When I was a little girl, my mom or dad would tuck me in at night. I would make each parent complete the ritual of saying goodnight to my stuffed animals and dolls. There was a giant stuffed bunny whose name now escapes me and a multitude of Beanie Babies. There was my Raggedy Ann doll, and there were two plump handmade dolls named Peppermint and Tom. To me, it was essential that each of these entities be kissed and greeted every night, as a reminder that he or she was loved. I was certain the toys would feel terribly sad if neglected. Looking back, I’m sure my parents found this repetitive behavior tiresome, but they tolerated it out of love. This was the first time I remember feeling responsible for the well-being of someone else. “Goodnight, Peppermint,” we would say together. “Goodnight, Tom. Goodnight, Raggedy Ann.”

Twenty years later, I was well into my second year of medical school. I had weathered the storm of the first year of basic sciences and was now struggling to understand neuropathology. I had scored very poorly on the first week’s quiz, so I needed a much higher mark on the second quiz if I wanted to pass the neuroscience sequence.

The night before the second quiz, I remember scrolling through what seemed like an endless series of lecture slides on movement disorders. Each slide presented testable information on the signs, symptoms, genetics, and pathology of different diseases. Like almost everything else in medical school, digesting and memorizing this mass of information felt like an impossible task. Historically, I had outperformed my own expectations, managing a passing grade on each weekly quiz. There was evidence to suggest that I could do this, and yet viscerally, I knew that I could not—not this time.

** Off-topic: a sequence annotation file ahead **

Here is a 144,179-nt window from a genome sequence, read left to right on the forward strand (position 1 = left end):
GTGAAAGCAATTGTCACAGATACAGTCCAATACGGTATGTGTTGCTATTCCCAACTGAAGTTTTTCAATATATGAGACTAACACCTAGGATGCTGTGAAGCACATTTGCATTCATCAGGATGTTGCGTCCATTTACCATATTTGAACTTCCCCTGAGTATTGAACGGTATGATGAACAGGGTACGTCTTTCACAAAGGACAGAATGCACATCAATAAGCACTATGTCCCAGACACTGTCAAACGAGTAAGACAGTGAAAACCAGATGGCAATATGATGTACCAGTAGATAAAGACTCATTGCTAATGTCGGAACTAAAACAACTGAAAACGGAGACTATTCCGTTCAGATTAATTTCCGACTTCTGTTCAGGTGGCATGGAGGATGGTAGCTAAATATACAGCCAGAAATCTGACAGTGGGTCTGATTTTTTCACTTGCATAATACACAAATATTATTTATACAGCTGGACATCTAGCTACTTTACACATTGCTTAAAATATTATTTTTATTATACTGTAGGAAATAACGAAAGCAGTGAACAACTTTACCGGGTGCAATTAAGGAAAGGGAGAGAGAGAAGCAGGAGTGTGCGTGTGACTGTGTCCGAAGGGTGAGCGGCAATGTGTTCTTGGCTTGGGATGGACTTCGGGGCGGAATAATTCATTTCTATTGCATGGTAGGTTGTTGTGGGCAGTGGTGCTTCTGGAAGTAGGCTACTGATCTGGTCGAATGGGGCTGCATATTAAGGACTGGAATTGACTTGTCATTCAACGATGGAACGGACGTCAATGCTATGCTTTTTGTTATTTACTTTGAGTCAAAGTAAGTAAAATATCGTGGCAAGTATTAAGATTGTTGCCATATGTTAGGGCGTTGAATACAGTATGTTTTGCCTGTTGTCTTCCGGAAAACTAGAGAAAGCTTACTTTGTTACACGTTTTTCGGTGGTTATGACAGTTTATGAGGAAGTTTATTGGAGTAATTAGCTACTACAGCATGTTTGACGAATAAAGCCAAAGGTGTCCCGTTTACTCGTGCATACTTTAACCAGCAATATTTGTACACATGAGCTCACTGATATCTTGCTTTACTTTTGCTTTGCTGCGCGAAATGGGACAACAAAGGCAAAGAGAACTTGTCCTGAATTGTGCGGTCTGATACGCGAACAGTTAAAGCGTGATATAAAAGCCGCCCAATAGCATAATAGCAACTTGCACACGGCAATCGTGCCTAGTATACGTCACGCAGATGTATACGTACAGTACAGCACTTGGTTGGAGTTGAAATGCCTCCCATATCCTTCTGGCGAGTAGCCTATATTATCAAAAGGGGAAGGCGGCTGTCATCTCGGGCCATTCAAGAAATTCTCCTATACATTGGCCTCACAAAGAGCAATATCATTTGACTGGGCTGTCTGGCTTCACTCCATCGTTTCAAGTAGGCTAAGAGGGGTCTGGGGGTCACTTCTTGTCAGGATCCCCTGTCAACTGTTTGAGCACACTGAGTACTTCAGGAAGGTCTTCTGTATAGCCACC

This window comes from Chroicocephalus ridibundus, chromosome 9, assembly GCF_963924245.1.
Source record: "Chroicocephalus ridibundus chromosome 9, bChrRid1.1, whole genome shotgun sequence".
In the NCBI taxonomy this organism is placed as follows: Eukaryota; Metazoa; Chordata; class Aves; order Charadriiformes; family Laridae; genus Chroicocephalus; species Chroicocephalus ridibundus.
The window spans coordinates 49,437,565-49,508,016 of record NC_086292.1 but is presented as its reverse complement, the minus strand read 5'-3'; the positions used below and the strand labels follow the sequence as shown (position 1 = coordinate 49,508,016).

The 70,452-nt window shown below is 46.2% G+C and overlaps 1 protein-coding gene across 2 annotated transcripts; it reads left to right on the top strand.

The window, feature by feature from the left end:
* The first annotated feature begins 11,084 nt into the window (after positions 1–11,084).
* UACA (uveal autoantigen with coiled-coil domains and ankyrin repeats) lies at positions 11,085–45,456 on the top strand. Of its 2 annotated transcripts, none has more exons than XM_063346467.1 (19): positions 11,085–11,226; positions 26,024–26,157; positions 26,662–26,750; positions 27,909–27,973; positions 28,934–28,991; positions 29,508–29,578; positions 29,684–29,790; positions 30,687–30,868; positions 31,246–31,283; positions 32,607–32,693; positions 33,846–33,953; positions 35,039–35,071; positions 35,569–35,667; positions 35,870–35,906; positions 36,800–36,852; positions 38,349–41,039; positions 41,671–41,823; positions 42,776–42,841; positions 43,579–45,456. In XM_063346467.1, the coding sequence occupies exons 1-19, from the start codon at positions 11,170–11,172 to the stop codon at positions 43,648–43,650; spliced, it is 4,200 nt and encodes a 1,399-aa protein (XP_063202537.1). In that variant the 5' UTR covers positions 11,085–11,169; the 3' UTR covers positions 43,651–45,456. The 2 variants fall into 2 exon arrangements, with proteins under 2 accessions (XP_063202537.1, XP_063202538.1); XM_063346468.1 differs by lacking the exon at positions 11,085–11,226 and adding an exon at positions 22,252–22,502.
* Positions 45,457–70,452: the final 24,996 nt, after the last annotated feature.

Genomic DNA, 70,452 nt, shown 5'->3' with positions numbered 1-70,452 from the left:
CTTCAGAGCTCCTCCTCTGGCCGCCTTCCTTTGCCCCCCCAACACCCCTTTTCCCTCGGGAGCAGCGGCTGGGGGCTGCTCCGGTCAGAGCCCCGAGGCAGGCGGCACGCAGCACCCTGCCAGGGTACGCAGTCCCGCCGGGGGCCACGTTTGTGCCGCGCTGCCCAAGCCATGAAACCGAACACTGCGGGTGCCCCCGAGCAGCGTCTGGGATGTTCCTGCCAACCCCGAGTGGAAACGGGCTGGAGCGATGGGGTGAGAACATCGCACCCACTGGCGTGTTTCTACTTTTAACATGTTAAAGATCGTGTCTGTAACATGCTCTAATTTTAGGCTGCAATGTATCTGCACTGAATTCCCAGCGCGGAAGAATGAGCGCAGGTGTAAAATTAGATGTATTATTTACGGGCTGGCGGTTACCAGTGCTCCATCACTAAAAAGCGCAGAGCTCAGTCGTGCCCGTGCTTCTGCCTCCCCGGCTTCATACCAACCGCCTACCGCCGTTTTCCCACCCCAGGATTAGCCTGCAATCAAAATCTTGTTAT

Something happened within me in the previous months, though I lacked the language to describe it. The chronic anxiety and sleeplessness of the previous year and a half had begun to wear on me. The daily struggle to get by had dominated my focus for so long that I could no longer recall the basic love of science that had pushed me toward medicine. As with every prior test of my endurance, I challenged myself to dig deeper and find the strength to keep going. Yet when I searched, I could not locate a reservoir of resolve and I emerged empty-handed and exhausted. As I scrolled to a histological image of Alzheimer disease, I was startled by a droplet of fluid that splashed onto my iPad screen. I picked up the device in earnest and watched the salty tear slide tortuously through tau protein accumulations and neurofibrillary tangles.

I failed the neuroscience sequence. There were other life developments that concurrently clawed at my confidence, but this failure was the main precipitant of my fall. I am tempted to make an elaborate case for the depression that subsequently took me over. I am compelled to defend my feelings with logical reasoning and to list all the reasons I was justified in feeling the way that I did. But depression didn’t proceed logically. I was already low and failure brought me lower still so that like an opportunistic infection, depression took advantage of the chance to devastate me. In the weeks that followed, I began to see myself as incompetent, unlovable, negligent. I interpreted each bump in the road as evidence that these were accurate judgments. I remember breaking down when I received an email stating that I was late on my monthly cable payment. Then, afterward, hating myself for being so insufferably unstable.